UK: Social Housing Pension Scheme - Brace Yourselves

Last Updated: 4 April 2012
Article by Christopher Murray

It's that time again for the social housing pension scheme

Christopher Murray discusses the options available to RPs once The Pensions Trust has delivered its latest valuation results.

Can it really be three years since RPs locked into the Social Housing Pension Scheme (SHPS) were dreading a letter from The Pensions Trust with news of how much the cost of their pension schemes would increase? Well here we are again, at a point when liabilities have increased beyond expectations and investments haven't.

There's little point in trying to speculate what the damage might be, other than to brace ourselves for another increase in contributions, interpreted by most non-actuaries as 'costs'. We don't expect to see anything concrete until May, when the results of the 30 September 2011 valuation should be released. Employers will then be consulted on how best to pay off the inevitable increase in deficit over a respectable period.

The current plan for clearing the deficit that existed at 30 September 2008 is to apply a charge of 7.5% of each employer's scheme salary role at that date and to increase this by 4.7% per annum compound for 15 years from 2010. This means that deficit recovery contributions will double over the period, regardless of any decline (or increase) in membership.

If the Pension Regulator's guidance is adhered to, any new recovery plan will be additional to the existing one, but given the financial pressures that have been experienced by RPs over the last year, it remains to be seen whether or not this will be the case.

On the basis that 'forewarned is forearmed' it is probably worth considering what options might be on the table.

Do nothing

It depends on your starting point but if you can afford to maintain the status quo, once the increased funding requirements are known (which may also affect contributions for future accrual) this would at least put off the need to enter into a consultation process with your employees.

There are many variations within SHPS, from RPs who have kept their original defined benefit (DB) structure open to new entrants, to those who have ceased future DB accrual in favour of the defined contribution (DC) structure that was introduced in 2010 and paying a reduced surcharge of 1.5%. The surcharge itself may well be revisited, as could the 50% concession to those who have adopted the DC plan.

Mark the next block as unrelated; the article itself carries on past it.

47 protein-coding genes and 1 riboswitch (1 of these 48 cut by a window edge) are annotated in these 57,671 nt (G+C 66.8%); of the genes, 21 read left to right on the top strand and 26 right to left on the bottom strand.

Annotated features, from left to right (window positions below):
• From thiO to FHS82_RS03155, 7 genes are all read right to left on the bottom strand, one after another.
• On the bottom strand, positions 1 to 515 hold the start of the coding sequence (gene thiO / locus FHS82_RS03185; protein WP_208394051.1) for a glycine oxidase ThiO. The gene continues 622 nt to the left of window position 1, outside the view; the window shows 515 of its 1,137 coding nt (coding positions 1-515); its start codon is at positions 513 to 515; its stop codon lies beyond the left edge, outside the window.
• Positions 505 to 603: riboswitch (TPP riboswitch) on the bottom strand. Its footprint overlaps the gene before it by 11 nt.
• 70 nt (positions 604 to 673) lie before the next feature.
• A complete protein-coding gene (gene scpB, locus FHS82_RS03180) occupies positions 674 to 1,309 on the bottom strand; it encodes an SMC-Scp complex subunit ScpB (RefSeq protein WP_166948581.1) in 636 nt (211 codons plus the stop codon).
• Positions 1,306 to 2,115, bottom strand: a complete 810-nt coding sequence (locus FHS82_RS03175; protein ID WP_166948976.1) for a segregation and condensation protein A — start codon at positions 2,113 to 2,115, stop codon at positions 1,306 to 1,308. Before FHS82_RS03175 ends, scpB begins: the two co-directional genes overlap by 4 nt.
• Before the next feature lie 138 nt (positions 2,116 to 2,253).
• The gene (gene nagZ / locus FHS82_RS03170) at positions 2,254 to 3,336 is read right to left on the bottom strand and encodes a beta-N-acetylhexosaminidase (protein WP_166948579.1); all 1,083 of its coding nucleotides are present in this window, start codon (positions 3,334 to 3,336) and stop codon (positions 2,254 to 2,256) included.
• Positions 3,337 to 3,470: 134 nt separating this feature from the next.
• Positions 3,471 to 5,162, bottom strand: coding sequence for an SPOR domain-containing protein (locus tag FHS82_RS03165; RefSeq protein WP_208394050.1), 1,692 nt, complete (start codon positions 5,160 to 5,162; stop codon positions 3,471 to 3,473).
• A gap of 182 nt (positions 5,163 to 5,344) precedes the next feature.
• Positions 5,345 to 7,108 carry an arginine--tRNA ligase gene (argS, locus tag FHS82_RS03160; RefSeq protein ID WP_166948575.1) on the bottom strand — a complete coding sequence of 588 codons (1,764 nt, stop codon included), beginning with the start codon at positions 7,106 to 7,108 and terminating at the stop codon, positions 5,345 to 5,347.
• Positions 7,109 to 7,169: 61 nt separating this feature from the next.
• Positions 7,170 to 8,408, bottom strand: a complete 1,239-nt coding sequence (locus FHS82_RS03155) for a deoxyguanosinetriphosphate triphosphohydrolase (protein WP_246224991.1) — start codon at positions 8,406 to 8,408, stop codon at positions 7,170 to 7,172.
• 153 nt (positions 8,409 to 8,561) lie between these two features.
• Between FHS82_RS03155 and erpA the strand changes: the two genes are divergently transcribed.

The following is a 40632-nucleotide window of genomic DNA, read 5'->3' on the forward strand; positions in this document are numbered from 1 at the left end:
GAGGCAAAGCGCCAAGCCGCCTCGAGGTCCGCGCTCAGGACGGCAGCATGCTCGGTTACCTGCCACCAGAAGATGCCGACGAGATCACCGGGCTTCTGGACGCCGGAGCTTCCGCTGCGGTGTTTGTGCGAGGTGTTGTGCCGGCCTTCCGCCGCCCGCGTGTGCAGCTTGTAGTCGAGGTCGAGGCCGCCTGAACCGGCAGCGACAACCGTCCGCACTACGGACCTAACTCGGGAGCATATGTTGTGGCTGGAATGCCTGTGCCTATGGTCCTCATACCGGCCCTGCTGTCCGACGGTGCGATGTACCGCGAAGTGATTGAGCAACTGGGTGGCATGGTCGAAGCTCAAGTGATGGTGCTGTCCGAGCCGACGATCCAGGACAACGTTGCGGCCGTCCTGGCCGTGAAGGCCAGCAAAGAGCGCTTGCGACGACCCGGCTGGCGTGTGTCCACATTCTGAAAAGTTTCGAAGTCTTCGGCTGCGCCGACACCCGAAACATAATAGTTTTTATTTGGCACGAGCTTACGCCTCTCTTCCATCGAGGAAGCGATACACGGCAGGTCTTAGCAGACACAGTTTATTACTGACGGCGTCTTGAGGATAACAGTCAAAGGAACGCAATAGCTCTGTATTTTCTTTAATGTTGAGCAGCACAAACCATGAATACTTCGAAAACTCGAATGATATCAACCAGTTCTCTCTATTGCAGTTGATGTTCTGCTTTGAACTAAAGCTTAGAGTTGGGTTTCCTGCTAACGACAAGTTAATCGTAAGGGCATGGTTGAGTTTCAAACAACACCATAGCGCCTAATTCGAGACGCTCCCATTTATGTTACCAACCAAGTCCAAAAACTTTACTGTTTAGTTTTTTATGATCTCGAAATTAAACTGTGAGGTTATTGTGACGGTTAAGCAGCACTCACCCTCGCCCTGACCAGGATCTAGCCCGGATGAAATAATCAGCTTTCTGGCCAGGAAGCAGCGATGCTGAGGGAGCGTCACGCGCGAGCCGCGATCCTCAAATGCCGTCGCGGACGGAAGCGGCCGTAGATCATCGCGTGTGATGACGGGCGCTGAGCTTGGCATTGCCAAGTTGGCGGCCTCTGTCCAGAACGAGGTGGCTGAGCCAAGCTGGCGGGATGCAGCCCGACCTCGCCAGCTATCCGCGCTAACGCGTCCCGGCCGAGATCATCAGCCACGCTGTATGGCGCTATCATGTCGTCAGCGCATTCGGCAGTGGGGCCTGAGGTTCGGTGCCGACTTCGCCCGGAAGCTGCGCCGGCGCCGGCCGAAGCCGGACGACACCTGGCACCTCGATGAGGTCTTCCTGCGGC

Introduce salary sacrifice

Over the last 18 months or so there has been a considerable increase in companies introducing salary sacrifice facilities for their staff as a cost-effective way to make pension contributions. This has occurred primarily where some form of DC arrangement is in place. More recently we have seen the same approach used with DB schemes, such as the SHPS final salary and CARE benefit structures. Indeed, The Pensions Trust has made it surprisingly easy to operate salary sacrifice alongside 'traditional' contributions.

By 'sacrificing' an amount of salary equal to a person's pension contribution in favour of an equivalent amount being paid into the scheme as an employer's contribution neither party pays national insurance (NI) on the amount sacrificed. As the present SHPS DB schemes are all contracted-out of the state second pension, the amount of personal NI saving will be 10.6% of the contribution for most basic rate taxpayers, or 2% for most higher rate taxpayers. The employer will save 10.4% or 13.8%, depending on a person's level of earnings (all percentages effective from 6 April 2012).

Worthwhile savings could be made by both parties by using salary sacrifice. In the case of employers, this could help to offset increased costs arising from the valuation.